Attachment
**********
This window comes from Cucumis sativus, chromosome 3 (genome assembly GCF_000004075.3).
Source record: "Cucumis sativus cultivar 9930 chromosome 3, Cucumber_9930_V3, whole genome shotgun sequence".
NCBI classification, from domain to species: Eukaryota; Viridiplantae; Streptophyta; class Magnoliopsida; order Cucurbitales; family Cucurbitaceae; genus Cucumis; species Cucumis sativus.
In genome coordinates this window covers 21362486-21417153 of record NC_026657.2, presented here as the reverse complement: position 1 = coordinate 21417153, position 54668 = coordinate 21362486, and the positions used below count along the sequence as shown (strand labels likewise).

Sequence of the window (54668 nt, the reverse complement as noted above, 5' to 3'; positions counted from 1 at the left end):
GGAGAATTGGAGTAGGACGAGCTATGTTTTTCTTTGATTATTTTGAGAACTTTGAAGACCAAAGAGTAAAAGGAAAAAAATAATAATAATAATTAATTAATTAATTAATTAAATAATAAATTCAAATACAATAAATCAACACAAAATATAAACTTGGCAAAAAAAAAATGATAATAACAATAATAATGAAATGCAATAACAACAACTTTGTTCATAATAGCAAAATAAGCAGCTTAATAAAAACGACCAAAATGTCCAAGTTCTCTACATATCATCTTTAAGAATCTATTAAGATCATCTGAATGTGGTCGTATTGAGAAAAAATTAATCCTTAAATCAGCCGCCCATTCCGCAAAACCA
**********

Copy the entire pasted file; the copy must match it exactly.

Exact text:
This window comes from Cucumis sativus, chromosome 3 (genome assembly GCF_000004075.3).
Source record: "Cucumis sativus cultivar 9930 chromosome 3, Cucumber_9930_V3, whole genome shotgun sequence".
NCBI classification, from domain to species: Eukaryota; Viridiplantae; Streptophyta; class Magnoliopsida; order Cucurbitales; family Cucurbitaceae; genus Cucumis; species Cucumis sativus.
In genome coordinates this window covers 21362486-21417153 of record NC_026657.2, presented here as the reverse complement: position 1 = coordinate 21417153, position 54668 = coordinate 21362486, and the positions used below count along the sequence as shown (strand labels likewise).

Sequence of the window (54668 nt, the reverse complement as noted above, 5' to 3'; positions counted from 1 at the left end):
GGAGAATTGGAGTAGGACGAGCTATGTTTTTCTTTGATTATTTTGAGAACTTTGAAGACCAAAGAGTAAAAGGAAAAAAATAATAATAATAATTAATTAATTAATTAATTAAATAATAAATTCAAATACAATAAATCAACACAAAATATAAACTTGGCAAAAAAAAAATGATAATAACAATAATAATGAAATGCAATAACAACAACTTTGTTCATAATAGCAAAATAAGCAGCTTAATAAAAACGACCAAAATGTCCAAGTTCTCTACATATCATCTTTAAGAATCTATTAAGATCATCTGAATGTGGTCGTATTGAGAAAAAATTAATCCTTAAATCAGCCGCCCATTCCGCAAAACCA